▬Andrew M. Lobaczewski, Political Ponerology

          2. nonclassical

            Anonymous J,

            “Does the bell ring in the forest..?”….

            answer is, none of us are omnipotent, though we can infer
            omnipotent theory=abstraction..

            since none of us is omnipotent, we can’t tell if anyone else
            is listening…which does not devaluate “truth”…rather, states human limitation.

          3. Just Tired

            AJ – The only thing that you forgot to mention is that this all depends on what the definition of is is.

    3. A Good Bankster

      Thank you for offering me this opportunity to discuss my work in the Mortgage Department at Goldman Sachs in 2006 and 2007, when I was a Managing Director in the Structured Products Group. I worked at Goldman from 1993 until March 2008, when I left to start my own Death Derivatives Advisory Fund (marketed for widows and orphans to help securitize longevity risk).

      I take great pride from having worked for Goldman Sachs for almost fifteen years, and greatly admire the firm’s integrity, commitment to client service, and ethics.

      During 2006 and 2007, I worked on the Asset-Backed Securities, or “ABS”, desk in the Structured Products Group. ABX index was the type of thing which you invent telling yourself: “Well, what if we created a “thing” which has no purpose, which is absolutely conceptual and highly theoretical and which nobody knows how to price?”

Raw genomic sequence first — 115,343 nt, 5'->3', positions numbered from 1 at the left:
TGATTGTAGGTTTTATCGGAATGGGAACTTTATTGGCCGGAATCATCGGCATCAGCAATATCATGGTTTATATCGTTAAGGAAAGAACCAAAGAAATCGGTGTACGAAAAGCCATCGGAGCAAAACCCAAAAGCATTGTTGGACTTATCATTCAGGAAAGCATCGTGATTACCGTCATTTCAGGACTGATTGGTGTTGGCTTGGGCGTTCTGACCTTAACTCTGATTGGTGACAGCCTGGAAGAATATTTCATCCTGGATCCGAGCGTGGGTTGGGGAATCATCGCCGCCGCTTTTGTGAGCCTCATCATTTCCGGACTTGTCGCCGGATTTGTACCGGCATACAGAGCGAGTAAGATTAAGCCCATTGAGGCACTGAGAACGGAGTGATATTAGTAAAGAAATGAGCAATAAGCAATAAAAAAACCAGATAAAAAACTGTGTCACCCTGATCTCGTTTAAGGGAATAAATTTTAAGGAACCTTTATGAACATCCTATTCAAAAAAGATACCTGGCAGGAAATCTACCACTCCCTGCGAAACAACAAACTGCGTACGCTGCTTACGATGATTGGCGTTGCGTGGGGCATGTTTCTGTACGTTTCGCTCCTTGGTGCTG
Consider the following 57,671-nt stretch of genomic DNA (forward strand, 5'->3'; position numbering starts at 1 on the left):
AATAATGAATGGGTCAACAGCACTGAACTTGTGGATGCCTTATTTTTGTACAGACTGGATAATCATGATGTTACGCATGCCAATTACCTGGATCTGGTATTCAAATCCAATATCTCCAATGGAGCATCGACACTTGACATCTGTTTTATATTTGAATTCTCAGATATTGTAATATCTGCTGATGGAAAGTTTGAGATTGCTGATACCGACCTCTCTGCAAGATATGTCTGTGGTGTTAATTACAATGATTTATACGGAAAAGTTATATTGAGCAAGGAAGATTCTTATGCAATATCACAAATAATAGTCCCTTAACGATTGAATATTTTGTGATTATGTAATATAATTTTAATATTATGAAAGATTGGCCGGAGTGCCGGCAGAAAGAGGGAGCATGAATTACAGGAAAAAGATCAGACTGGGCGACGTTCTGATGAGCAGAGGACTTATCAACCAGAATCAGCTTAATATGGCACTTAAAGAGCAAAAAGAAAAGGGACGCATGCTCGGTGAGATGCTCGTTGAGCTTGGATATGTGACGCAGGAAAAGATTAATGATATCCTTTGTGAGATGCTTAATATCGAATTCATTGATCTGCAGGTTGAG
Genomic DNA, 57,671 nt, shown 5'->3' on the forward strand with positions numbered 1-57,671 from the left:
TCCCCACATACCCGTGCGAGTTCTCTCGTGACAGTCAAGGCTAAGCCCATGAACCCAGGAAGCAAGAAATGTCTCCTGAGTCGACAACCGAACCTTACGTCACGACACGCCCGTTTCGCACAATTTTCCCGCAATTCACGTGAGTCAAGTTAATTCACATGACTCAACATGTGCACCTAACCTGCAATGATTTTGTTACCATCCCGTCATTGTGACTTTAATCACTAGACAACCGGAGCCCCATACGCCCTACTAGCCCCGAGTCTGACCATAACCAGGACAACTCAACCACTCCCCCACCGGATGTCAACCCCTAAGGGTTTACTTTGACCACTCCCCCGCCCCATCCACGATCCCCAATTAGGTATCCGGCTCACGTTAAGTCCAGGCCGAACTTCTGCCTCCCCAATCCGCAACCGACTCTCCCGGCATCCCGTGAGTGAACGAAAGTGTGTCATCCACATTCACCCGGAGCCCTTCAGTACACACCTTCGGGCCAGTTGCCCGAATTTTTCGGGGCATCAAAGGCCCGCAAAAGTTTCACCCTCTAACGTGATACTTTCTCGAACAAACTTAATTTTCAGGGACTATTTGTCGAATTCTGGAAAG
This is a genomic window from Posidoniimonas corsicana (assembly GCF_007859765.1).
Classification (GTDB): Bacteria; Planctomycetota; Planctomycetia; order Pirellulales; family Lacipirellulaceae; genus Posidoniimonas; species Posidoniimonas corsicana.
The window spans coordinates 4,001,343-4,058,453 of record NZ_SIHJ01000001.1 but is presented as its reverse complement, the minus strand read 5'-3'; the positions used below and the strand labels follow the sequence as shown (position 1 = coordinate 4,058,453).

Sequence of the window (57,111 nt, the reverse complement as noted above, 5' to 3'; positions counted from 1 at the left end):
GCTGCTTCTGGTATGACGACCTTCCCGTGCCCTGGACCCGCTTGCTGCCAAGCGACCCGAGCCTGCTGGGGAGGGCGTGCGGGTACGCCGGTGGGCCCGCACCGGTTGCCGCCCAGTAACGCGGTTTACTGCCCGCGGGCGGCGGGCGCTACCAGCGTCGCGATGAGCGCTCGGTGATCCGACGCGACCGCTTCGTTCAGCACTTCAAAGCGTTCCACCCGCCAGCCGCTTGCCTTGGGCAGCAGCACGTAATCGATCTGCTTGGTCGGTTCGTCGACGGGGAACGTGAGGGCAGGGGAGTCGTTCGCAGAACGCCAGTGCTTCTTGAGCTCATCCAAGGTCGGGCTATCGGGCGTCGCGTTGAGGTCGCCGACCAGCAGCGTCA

The primary products I traded and risk-managed were the then-newly-created Asset- Backed Securities Index, or “ABX,” and credit default swaps in individual securitizations, also known as “single name CDS.” I managed to sell a few of these to widows and orphans that I ran into at the airport, apparently Belgians adore synthetic ABS CDO2. As a market-maker, we were continuously asked to provide liquidity for customers, which frequently required the firm to participate on the other side of transactions on a “principal” basis. For example, when a client wanted to buy protection on a particular securitization, we would offer a price to sell that protection. If the client chose to execute the transaction at that price, we would take the other side of the trade.